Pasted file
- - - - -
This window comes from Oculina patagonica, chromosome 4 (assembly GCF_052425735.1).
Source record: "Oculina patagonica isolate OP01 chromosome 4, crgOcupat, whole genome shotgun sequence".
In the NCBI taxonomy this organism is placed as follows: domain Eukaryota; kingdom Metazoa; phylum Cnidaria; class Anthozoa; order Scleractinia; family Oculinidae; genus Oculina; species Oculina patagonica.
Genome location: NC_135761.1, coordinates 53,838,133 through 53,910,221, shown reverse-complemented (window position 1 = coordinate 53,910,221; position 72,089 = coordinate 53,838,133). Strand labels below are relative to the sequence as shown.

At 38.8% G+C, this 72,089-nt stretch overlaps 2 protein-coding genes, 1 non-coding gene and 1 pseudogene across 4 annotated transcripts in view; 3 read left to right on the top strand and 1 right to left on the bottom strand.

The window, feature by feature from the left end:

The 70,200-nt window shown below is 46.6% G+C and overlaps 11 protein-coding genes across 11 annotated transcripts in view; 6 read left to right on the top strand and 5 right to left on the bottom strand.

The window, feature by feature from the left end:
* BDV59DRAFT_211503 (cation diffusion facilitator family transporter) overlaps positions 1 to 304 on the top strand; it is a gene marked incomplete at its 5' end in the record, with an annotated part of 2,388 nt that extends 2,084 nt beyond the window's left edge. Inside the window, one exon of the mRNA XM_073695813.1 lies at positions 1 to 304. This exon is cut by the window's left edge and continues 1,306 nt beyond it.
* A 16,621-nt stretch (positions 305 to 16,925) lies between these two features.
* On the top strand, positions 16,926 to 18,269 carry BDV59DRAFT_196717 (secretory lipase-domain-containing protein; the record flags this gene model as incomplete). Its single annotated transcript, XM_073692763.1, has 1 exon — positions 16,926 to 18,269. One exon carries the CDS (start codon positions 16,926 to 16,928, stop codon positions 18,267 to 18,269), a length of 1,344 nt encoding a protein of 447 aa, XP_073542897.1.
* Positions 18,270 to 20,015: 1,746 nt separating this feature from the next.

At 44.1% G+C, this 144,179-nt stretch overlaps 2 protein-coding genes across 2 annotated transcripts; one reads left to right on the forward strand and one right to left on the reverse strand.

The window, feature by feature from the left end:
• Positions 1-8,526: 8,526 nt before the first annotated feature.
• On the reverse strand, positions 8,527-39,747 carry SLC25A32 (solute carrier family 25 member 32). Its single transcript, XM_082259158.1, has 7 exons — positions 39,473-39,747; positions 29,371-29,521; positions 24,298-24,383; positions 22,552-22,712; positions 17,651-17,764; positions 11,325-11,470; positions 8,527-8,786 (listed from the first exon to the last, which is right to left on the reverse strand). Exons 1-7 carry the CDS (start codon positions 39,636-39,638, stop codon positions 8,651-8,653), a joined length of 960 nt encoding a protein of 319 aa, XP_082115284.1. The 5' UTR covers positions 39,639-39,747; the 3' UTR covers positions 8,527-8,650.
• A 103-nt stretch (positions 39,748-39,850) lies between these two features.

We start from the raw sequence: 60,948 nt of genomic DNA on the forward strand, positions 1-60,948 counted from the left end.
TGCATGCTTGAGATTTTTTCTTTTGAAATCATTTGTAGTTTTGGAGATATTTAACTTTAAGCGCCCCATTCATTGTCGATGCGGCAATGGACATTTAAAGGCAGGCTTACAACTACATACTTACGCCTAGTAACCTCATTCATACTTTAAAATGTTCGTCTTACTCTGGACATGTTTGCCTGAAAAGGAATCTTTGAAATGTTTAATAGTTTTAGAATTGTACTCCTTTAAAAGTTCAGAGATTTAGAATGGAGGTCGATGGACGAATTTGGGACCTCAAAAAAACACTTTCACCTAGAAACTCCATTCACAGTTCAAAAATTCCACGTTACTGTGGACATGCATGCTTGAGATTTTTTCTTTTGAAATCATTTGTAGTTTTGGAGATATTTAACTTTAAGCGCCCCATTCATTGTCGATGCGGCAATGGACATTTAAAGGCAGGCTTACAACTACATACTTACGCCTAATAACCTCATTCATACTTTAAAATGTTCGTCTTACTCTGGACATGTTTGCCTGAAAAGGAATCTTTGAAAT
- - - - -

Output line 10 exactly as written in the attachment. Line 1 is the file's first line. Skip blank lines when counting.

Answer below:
* A 16,621-nt stretch (positions 305 to 16,925) lies between these two features.